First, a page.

Staff staff everywhere, but not a one to help.

  • 11/7/14
  • Richmond – Kingston – Return

One thing you learn quite quickly when travelling on rails is where the demarcation of roles and responsibilities lies. For example, Drivers on the Overground are not allowed to use the ramps, and indeed are not trained to use them nor told where they are. The most obvious and common demarcation is  that of the revenue inspectors. These are the guys who man the ticket barriers and check fares on trains. I’ve always found them very friendly and willing to fetch help but I’ve never, ever, had them offer help.

I arrived on the platform at Richmond with plenty of time before the train, unusually for me. Unfortunately, I couldn’t find anyone in a South West Trains uniform. After a little search I got lucky and noticed in the distance four or five guys standing around in what I can only assume was a union meeting. Fortuitously they were standing by the platform ramp which immediately raised my confidence levels. This wave of confidence was dashed on the rocks of reality when I approached them and realised they were all revenue inspectors. Undeterred, I asked them if they knew of anyone who could help me with the ramp. Their predictable shrugs and efforts to point me towards the closed and deserted staff booth only served to confirm what I already knew about ticket inspectors. To be fair to them, after a brief discussion one of them did go into the nearby station manager’s office who was kind enough to come out and put me on the train.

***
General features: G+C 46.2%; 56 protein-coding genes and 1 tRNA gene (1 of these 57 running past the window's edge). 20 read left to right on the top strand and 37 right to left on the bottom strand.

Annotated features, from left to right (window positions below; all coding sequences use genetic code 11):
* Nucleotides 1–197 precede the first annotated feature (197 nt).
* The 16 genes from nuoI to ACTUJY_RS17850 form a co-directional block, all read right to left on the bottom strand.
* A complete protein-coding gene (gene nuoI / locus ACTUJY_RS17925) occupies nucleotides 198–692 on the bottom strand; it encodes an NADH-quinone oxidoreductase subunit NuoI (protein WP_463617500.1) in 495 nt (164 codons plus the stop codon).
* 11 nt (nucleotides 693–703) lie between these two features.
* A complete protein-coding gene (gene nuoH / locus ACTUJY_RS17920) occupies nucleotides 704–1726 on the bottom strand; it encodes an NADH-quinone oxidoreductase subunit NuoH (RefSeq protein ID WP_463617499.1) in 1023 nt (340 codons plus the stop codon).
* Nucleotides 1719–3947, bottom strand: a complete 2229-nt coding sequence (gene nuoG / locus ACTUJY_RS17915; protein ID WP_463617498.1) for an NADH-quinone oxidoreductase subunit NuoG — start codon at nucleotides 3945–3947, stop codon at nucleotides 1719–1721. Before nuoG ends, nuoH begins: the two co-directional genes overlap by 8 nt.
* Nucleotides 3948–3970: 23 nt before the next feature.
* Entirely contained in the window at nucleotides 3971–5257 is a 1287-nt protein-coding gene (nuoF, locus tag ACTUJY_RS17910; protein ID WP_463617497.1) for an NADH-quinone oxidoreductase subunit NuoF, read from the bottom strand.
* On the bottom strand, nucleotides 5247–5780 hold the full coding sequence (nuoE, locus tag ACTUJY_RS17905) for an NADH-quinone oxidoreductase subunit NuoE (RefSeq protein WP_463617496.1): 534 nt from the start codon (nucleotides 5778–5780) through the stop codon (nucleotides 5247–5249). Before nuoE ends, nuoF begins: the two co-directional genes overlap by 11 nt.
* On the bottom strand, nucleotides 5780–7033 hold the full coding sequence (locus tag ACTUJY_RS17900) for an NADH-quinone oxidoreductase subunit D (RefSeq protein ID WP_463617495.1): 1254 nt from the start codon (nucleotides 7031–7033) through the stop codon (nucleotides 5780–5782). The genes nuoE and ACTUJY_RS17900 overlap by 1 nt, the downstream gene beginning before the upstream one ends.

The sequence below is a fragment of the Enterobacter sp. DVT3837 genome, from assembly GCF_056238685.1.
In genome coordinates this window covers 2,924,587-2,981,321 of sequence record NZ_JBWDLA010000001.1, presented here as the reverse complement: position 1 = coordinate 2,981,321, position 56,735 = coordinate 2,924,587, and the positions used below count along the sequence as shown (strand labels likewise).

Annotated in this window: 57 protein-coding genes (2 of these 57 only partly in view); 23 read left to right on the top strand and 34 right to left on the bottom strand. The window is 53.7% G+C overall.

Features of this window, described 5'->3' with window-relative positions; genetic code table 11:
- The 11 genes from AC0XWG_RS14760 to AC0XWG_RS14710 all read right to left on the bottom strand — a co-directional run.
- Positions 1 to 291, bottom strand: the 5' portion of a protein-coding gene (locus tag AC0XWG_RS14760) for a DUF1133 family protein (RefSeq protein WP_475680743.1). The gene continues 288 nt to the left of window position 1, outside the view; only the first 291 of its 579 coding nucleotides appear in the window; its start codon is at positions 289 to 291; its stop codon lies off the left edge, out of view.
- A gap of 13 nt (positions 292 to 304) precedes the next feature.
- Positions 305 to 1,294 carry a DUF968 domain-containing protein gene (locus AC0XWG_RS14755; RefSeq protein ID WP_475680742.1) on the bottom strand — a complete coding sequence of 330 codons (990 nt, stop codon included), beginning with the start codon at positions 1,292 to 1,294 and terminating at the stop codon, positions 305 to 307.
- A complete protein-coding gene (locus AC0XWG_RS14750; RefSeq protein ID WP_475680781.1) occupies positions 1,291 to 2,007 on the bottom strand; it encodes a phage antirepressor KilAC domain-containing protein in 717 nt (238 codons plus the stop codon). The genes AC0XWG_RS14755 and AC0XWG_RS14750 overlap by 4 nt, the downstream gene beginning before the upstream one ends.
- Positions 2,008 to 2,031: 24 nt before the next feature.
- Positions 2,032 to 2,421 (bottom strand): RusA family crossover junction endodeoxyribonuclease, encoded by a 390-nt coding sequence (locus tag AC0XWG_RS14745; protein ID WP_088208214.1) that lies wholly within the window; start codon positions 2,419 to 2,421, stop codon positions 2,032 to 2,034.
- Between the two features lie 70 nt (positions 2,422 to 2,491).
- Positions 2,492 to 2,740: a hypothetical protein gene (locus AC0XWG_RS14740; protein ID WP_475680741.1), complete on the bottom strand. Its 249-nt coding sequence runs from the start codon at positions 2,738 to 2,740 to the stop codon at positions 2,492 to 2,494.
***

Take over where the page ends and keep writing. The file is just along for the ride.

My arrival, at Kingston, went entirely without incident.

Over the last three years I must have been through Kingston 250 times so I thought I knew it reasonably well. As a station, it’s big enough to have a 24-hour staff presence, but of only one person so if that person is litter picking or helping other passengers then finding them is not necessarily easy. There are ticket inspectors and ticket office staff but they’re not much help if you’re looking for mobility assistance.  This has only rarely caused me a problem but on the trip back today I was advised of a new protocol, to let the ticket inspector know I was travelling so that he could radio the customer service assistant. I’ll do this in future, but I’m not sure where this leaves me if the ticket inspector has gone home or on a meal break. I’m also fairly sure it’s not policy, but one guy’s good idea.

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About Alan

I'm an Economist, Geek, Campaigner & wheelchair user who's been using all forms of public transport for 20+ years.
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